Chinese businesswoman charms Kentucky town
Having lived almost 60 years in Kentucky, Jeff Smith, operations manager at Two Rivers Fisheries, never thought his favourite dish would one day be Asian carp with eggplant.
That's all due to the first Chinese-American family to live in Wickliffe, Smith's hometown.
Wickliffe is a town of about 700 in Ballard County, western Kentucky, which has a population of roughly 8,000.
In 2013, Angie Yu, president of Two Rivers Fisheries, and her husband moved to Wickliffe from Los Angeles to start her own business of bringing Asian carp to the dinner table.
Yu, originally from Heilongjiang province in Northeast China, first read about the Asian carp dilemma of the Mississippi River in 2010.
Asian carp was imported to the US from China in the 1970s for the purpose of helping to clean commercial ponds.
However, Asian carp spilled into the freshwater system due to flooding and have become an environmental problem due to their ability to prodigiously reproduce and crowd out native spices, upsetting the ecological balance and harming the local fishing industry.
"Asian carp is very popular in China; people consider it very delicious. Why don't we introduce it to the people here in the US?" Yu wondered.
After some research, Yu chose Wickliffe to locate her business. Yu had her struggles, but she persevered. Now, her company is looking to produce 2,000 tons of Asian carp by year's end.
The building that houses the Two Rivers Fisheries was built by the county government in 2002; it was unoccupied until Yu came along 10 years later.
"Angie and her business are doing a good job and really work hard," said Todd Cooper, deputy judge of Ballard County.
"She is the first occupant of the building, and they've done a great job. And they are adding on, as you will see. I was really impressed by the number of people that are employed here."
Yu has 16 full-time employees and is looking to expand the business. "The business is really growing, and it has been amazing to us to see the transformation of the city since they came," Cooper said.
The city of Wickliffe, with a history of 135 years, never had a single Chinese person live there. "We're the first Chinese-American residents here in this city. I feel like we have to represent China in a nice way," said Yang Yuliang, Yu's husband, who moved to Wickliffe together with his wife in 2013.
Yu and her family have introduced a lot of Chinese culture, philosophy as well as genuine Chinese cuisine to the local community. The first time Yu cooked tea eggs (boiled egg is cracked and boiled in tea, sauce and/or spices ) for local people, they looked at them but wouldn't eat them. Then someone tried them and said he wanted more.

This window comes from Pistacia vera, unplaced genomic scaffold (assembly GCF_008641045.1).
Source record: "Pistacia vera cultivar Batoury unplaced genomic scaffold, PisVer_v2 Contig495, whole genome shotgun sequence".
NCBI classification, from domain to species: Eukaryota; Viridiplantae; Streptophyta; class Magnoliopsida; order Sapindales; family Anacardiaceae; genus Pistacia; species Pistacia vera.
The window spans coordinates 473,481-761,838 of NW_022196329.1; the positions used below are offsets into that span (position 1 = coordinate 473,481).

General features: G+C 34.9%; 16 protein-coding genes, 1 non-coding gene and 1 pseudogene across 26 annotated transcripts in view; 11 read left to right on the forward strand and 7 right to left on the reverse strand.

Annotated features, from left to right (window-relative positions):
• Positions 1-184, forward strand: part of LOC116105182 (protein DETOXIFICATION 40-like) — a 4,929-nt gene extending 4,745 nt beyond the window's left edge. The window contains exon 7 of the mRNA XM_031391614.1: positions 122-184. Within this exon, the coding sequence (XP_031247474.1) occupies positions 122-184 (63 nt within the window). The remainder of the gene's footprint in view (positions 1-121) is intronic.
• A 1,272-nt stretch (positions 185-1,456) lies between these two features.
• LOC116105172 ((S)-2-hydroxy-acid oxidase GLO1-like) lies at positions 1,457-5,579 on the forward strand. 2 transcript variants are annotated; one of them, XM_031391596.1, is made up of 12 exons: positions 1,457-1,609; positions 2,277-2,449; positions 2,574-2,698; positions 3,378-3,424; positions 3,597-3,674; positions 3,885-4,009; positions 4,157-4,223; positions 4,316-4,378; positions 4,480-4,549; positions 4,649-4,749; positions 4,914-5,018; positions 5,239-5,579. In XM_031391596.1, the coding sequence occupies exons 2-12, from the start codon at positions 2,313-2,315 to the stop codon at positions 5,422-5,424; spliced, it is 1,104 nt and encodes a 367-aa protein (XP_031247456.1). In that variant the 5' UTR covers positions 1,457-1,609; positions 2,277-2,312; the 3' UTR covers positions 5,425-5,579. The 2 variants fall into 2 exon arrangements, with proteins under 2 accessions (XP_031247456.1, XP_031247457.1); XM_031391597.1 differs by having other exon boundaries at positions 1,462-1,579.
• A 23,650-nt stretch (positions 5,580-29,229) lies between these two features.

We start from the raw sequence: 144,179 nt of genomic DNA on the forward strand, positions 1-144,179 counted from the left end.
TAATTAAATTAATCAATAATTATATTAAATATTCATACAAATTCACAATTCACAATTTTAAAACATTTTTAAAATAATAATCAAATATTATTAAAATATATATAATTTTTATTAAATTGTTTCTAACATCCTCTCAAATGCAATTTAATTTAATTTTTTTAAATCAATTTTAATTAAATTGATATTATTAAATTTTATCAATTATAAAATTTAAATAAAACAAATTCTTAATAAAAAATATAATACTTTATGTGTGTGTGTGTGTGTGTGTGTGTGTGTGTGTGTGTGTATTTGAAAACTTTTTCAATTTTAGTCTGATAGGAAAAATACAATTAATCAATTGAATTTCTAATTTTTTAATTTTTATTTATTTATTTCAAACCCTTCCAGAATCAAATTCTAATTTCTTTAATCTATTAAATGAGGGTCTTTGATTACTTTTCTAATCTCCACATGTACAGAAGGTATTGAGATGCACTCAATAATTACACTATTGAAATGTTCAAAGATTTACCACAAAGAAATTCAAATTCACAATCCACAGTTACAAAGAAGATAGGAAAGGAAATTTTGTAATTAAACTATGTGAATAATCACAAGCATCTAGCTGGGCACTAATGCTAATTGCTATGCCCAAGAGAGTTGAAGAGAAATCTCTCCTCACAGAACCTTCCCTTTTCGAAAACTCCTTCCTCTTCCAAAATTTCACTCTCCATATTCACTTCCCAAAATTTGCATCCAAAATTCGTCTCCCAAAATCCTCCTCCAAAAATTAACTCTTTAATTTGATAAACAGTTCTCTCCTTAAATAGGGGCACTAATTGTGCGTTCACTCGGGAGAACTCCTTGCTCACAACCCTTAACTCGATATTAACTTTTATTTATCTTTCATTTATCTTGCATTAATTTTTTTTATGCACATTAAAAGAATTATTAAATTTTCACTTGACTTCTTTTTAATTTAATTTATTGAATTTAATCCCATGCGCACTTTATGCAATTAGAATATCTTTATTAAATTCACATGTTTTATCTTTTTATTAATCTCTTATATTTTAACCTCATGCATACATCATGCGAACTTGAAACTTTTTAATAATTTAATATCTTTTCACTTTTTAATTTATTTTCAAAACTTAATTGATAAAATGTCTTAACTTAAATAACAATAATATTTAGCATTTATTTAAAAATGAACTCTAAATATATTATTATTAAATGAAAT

Smith, who started working for Yu once the company was established, was wary of her Chinese cooking. Once Smith dumped tea eggs Yu left in a bowl the day before, thinking they were bad.
Now Yu said he eats everything she cooks, even vegetables common in China but rare here, like chives.
One night, Yu made 24 dumplings for Smith.
"I ate 16," Smith said. "In about 30 minutes, I came back and ate the other eight. They were really good."
"Everybody loves her, as she is nice," said George Lane, mayor of Wickliffe, whose son is in the fabrics business and has visited China about six times.
At the opening ceremony for Yu's company, Lane brought her something special: a bottle of Maotai. Maotai is one of the most famous brands of baijiu liquor, which is made in the town of Maotai in Guizhou province.
"It's pretty amazing to see that the community really welcomed Angie. She has friends, and every morning I saw they exercise together," Cooper said.
Yu said the city always helps her. The City Hall allowed her to use the meeting room anytime when she came here for the first time and had nowhere to stay. "Whenever we need help with water or gas, the city always came in one minute," Yu said.
Yu brings cultural exchange to the small town and potential business opportunities.
The paper industry used to be the major economic pillar of the city. Verso, North American producer of coated papers, had one of its mills in Wickliffe since 1960s.
In April 2016, Verso announced it would shutter its Wickliffe paper mill due to the declining demand for coated paper.
The Wickliffe mill had one paper machine with the capacity to produce 280,000 tons of coated paper and 30,000 tons of dried market pulp.
The company said it had been trying to find a buyer for the mill but was unsuccessful.
"We lost about US$500 million(S$700 million) annual investment in this region," Cooper said.
"We lost 300 jobs at the mill. But actually more than 1,000 people lost their employment," he said.
"We still have a lot of people unemployed and we would like them to get back to work."
Since Yu came to the small town, she has brought new hopes for Ballard County to revive its paper industry.
She said a lot of potential Chinese investors come here every month to look for opportunities.